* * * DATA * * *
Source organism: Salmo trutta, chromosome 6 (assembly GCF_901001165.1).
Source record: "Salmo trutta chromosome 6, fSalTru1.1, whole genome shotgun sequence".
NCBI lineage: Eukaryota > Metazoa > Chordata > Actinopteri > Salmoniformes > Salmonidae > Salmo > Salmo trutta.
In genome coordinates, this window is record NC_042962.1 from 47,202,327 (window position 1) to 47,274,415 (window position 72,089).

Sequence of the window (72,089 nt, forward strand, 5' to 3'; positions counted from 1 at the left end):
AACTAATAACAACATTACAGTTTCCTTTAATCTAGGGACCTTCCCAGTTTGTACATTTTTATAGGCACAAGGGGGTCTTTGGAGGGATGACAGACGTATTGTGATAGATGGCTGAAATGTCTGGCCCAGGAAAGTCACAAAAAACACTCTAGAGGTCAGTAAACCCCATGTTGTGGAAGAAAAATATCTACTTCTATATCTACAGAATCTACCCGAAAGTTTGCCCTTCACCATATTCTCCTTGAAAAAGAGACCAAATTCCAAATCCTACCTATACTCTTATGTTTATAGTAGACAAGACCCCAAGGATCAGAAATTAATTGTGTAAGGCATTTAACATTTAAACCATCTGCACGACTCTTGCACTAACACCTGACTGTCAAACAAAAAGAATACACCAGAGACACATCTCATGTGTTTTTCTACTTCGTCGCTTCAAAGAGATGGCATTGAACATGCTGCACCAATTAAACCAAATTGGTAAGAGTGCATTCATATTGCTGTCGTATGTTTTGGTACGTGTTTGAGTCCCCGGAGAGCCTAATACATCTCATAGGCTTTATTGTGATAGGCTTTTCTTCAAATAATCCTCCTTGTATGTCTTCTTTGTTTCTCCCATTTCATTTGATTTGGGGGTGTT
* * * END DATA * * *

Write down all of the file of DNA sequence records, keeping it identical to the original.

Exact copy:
Source organism: Salmo trutta, chromosome 6 (assembly GCF_901001165.1).
Source record: "Salmo trutta chromosome 6, fSalTru1.1, whole genome shotgun sequence".
NCBI lineage: Eukaryota > Metazoa > Chordata > Actinopteri > Salmoniformes > Salmonidae > Salmo > Salmo trutta.
In genome coordinates, this window is record NC_042962.1 from 47,202,327 (window position 1) to 47,274,415 (window position 72,089).

Sequence of the window (72,089 nt, forward strand, 5' to 3'; positions counted from 1 at the left end):
AACTAATAACAACATTACAGTTTCCTTTAATCTAGGGACCTTCCCAGTTTGTACATTTTTATAGGCACAAGGGGGTCTTTGGAGGGATGACAGACGTATTGTGATAGATGGCTGAAATGTCTGGCCCAGGAAAGTCACAAAAAACACTCTAGAGGTCAGTAAACCCCATGTTGTGGAAGAAAAATATCTACTTCTATATCTACAGAATCTACCCGAAAGTTTGCCCTTCACCATATTCTCCTTGAAAAAGAGACCAAATTCCAAATCCTACCTATACTCTTATGTTTATAGTAGACAAGACCCCAAGGATCAGAAATTAATTGTGTAAGGCATTTAACATTTAAACCATCTGCACGACTCTTGCACTAACACCTGACTGTCAAACAAAAAGAATACACCAGAGACACATCTCATGTGTTTTTCTACTTCGTCGCTTCAAAGAGATGGCATTGAACATGCTGCACCAATTAAACCAAATTGGTAAGAGTGCATTCATATTGCTGTCGTATGTTTTGGTACGTGTTTGAGTCCCCGGAGAGCCTAATACATCTCATAGGCTTTATTGTGATAGGCTTTTCTTCAAATAATCCTCCTTGTATGTCTTCTTTGTTTCTCCCATTTCATTTGATTTGGGGGTGTT